Challenges to diagnosis and management of infections in older adults

Theresa Rowe*, Geetha Iyer

*Corresponding author for this work

Research output: Chapter in Book/Report/Conference proceedingChapter

2 Scopus citations

Abstract

Infectious diseases continue to be a major cause of morbidity and mortality among adults aged 65 and older despite improvements in antibiotic therapy and vaccinations. Older adults are at increased risk for developing infections compared to younger adults because of age-associated changes in immune function, comorbidities, and repeated exposures to healthcare settings. Diagnosing infections can be challenging in older adults because common signs and symptoms of infection (e.g., fever, leukocytosis) can be absent, especially in frail adults with cognitive impairment. Pneumonia, urinary tract infection, cellulitis, and Clostridium difficile diarrheal illness are among the most common causes of infection in this age group. This chapter reviews the challenges associated with diagnosis and management of the most frequently encountered infections in older adults.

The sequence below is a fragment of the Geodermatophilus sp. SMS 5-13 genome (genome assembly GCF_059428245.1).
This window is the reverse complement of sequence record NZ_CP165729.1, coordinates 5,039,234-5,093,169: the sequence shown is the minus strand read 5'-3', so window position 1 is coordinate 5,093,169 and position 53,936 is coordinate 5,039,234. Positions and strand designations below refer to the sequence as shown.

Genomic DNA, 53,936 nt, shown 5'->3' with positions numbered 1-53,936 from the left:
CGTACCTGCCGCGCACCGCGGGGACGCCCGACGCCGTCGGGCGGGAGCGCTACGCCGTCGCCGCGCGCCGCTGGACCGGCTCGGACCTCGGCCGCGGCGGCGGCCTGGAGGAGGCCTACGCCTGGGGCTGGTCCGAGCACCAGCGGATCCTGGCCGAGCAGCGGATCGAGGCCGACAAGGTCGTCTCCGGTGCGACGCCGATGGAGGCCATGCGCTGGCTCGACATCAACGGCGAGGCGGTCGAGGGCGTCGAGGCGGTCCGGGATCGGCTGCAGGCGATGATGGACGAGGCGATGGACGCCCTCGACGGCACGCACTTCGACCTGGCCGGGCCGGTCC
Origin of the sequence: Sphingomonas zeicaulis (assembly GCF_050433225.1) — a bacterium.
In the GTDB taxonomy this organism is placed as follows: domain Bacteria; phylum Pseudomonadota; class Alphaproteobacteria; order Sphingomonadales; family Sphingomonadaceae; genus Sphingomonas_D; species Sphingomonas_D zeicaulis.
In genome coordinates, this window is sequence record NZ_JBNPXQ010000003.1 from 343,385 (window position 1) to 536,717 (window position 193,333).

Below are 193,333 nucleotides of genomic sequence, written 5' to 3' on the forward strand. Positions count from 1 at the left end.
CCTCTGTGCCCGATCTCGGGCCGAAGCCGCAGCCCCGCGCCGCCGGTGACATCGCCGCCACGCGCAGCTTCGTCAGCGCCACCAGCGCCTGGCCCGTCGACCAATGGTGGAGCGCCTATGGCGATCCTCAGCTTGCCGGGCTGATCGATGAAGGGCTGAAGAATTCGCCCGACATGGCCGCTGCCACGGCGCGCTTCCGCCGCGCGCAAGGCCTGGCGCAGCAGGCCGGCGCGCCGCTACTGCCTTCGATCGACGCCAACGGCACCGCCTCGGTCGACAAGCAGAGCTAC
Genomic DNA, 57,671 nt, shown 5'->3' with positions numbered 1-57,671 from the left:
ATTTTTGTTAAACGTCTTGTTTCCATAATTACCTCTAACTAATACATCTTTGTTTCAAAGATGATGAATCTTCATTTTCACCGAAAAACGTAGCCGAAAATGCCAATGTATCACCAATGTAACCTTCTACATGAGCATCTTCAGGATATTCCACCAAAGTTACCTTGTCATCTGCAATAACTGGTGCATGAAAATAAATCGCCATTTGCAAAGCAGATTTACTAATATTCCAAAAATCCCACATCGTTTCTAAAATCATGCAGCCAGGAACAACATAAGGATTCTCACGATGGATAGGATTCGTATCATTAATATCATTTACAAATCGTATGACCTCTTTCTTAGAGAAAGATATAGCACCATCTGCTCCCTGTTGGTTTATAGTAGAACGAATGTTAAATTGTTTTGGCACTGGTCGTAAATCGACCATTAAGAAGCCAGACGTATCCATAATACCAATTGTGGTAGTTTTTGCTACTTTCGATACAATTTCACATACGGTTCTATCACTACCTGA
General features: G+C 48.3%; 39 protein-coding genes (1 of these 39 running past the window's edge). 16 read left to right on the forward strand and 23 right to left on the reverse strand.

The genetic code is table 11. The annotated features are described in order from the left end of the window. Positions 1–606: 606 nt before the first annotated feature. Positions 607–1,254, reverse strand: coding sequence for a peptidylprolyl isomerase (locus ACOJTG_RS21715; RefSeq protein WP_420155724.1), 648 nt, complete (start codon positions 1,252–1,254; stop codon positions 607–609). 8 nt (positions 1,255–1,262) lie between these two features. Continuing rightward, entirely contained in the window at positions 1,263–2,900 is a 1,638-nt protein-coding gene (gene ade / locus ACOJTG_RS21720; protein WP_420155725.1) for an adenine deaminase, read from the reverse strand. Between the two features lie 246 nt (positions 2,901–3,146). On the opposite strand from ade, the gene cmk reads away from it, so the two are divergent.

Original languageEnglish (US)
Title of host publicationNew Directions in Geriatric Medicine
Subtitle of host publicationConcepts, Trends, and Evidence-Based Practice
PublisherSpringer International Publishing
Pages31-47
Number of pages17
ISBN (Electronic)9783319281377
ISBN (Print)9783319281353
DOIs
StatePublished - Jan 1 2016

Keywords

  • Antibiotic resistance
  • Asymptomatic bacteriuria
  • Clostridium difficile infection
  • Infectious diseases
  • Pneumonia

ASJC Scopus subject areas

  • Medicine(all)

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